the Achæans are here present in the midst of you; let him, then, that will fight me stand forward as your champion against Hector. Thus I say, and may Jove be witness between us. If your champion slay me, let him strip me of my armour and take it to your ships, but let him send my body home that the Trojans and their wives may give me my dues of fire when I am dead. In like manner if Apollo vouchsafe me glory and I slay your champion, I will strip him of his armour and take it to the city of Ilius, where I will hang it in the temple of Apollo, but I will give up his body, that the Achæans may bury him at their ships, and build him a mound by the wide waters of the Hellespont. Then will one say hereafter as he sails his ship over the sea, 'This is the monument of one who died long since—a champion who was slain by mighty Hector.' Thus will one say, and my fame shall not be lost."
92Thus did he speak, but they all held their peace, ashamed to decline the challenge, yet fearing to accept it, till at last Menelaus rose and rebuked them, for he was angry. "Alas," he cried, "vain braggarts, women forsooth not men, double-dyed indeed will be the stain upon us if no man of the Danaans will now face Hector. May you be turned every man of you into earth and water as you sit spiritless and inglorious in your places. I will myself go out against this man, but the upshot of the fight will be from on high in the hands of the immortal gods."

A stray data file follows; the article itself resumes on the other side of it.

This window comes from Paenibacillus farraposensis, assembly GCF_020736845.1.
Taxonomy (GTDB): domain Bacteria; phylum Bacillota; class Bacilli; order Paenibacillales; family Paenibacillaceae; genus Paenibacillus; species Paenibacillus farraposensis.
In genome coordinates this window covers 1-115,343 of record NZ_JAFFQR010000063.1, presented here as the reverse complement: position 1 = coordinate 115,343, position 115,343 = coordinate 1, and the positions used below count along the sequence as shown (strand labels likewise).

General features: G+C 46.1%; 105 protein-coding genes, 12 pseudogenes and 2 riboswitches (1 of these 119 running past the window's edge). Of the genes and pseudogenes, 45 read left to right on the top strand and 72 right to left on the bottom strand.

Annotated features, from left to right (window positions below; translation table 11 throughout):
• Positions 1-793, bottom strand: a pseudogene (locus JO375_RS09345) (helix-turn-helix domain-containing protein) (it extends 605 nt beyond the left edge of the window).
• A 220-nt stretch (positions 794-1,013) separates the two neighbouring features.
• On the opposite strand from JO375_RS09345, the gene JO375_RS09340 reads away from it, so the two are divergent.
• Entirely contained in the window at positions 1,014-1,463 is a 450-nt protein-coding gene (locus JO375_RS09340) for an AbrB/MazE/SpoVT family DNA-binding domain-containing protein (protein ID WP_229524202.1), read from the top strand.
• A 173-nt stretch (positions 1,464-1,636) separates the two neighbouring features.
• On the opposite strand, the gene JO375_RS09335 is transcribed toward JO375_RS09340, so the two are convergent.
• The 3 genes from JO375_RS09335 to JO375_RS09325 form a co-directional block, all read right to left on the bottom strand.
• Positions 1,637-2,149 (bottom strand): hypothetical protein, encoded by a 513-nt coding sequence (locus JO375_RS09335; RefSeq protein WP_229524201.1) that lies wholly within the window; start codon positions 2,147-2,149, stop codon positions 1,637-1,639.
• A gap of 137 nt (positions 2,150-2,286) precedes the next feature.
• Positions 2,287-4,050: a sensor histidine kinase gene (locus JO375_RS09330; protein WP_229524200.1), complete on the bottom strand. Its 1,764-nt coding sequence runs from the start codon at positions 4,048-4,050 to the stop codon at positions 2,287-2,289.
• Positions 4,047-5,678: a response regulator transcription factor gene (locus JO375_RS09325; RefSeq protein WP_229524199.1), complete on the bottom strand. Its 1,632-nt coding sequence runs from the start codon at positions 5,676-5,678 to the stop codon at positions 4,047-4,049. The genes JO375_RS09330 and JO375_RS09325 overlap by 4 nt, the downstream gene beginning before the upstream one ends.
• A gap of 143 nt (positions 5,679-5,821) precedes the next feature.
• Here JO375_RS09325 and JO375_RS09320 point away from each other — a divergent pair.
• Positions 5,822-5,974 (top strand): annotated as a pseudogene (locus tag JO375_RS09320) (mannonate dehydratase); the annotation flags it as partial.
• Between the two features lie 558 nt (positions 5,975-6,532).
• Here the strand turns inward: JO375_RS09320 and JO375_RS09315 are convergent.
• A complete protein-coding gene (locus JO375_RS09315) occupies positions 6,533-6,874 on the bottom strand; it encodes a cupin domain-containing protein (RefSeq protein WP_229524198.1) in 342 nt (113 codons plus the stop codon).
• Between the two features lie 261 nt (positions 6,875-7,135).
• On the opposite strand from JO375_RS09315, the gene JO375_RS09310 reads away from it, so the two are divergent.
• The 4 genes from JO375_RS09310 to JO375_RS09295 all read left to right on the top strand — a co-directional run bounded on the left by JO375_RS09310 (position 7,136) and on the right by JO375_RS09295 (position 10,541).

103With these words he put on his armour; and then, O Menelaus, your life would have come to an end at the hands of Hector, for he was far the better man, had not the princes of the Achæans sprung upon you and checked you. King Agamemnon caught him by the right hand and said, "Menelaus, you are mad; a truce to this folly. Be patient in spite of passion, do not think of fighting a man so much stronger than yourself as Hector son of Priam, who is feared by many another as well as you. Even Achilles, who is far more doughty than you are,